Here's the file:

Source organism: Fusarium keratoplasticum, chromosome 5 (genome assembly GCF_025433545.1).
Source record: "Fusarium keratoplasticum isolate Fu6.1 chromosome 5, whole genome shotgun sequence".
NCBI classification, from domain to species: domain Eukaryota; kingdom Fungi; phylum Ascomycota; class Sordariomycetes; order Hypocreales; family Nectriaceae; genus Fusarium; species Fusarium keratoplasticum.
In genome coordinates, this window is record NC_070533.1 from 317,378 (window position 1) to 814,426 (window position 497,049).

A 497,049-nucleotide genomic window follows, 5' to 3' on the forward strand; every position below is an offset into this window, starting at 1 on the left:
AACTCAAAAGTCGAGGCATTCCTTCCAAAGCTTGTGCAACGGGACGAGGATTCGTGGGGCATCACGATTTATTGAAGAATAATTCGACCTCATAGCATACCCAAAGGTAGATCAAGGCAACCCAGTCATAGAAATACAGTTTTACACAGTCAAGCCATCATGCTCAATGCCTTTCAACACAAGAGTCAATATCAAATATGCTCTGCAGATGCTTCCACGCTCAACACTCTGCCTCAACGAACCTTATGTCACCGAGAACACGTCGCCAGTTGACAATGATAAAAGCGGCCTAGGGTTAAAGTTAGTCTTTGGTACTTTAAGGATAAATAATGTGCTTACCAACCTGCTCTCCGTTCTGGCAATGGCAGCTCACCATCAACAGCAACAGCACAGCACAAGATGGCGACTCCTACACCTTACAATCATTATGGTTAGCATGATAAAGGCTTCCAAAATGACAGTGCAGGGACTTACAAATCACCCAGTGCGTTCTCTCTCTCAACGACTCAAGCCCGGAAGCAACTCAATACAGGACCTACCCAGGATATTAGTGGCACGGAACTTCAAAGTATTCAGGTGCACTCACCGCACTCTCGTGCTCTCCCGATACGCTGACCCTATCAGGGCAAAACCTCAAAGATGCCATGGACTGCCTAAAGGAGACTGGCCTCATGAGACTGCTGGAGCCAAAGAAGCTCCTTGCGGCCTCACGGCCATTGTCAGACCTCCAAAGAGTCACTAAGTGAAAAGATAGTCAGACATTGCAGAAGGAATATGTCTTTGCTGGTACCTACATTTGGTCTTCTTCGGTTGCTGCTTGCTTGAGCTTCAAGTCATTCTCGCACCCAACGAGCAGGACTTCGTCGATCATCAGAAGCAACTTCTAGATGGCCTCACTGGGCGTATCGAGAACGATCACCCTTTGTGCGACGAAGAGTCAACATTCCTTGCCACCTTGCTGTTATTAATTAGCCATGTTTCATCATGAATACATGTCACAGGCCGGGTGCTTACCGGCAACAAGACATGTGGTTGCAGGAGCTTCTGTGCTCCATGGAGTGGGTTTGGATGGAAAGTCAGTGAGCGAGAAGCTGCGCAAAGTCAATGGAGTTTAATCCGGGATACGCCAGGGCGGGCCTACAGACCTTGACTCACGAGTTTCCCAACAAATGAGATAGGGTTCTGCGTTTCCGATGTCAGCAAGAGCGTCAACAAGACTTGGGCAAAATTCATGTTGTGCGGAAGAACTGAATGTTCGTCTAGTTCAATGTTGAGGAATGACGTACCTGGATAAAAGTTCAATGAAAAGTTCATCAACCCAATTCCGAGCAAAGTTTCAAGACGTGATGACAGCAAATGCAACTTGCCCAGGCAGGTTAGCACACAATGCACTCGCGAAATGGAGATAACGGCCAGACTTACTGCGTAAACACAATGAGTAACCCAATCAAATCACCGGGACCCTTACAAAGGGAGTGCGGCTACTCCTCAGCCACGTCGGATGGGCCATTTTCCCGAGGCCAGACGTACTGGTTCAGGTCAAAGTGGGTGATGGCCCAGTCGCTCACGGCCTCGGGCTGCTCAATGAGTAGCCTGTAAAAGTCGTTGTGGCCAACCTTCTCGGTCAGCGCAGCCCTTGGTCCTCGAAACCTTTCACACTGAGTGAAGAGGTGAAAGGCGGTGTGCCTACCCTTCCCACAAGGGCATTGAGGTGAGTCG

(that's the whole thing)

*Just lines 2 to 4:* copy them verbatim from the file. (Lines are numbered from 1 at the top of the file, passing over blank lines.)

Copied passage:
Source record: "Fusarium keratoplasticum isolate Fu6.1 chromosome 5, whole genome shotgun sequence".
NCBI classification, from domain to species: domain Eukaryota; kingdom Fungi; phylum Ascomycota; class Sordariomycetes; order Hypocreales; family Nectriaceae; genus Fusarium; species Fusarium keratoplasticum.
In genome coordinates, this window is record NC_070533.1 from 317,378 (window position 1) to 814,426 (window position 497,049).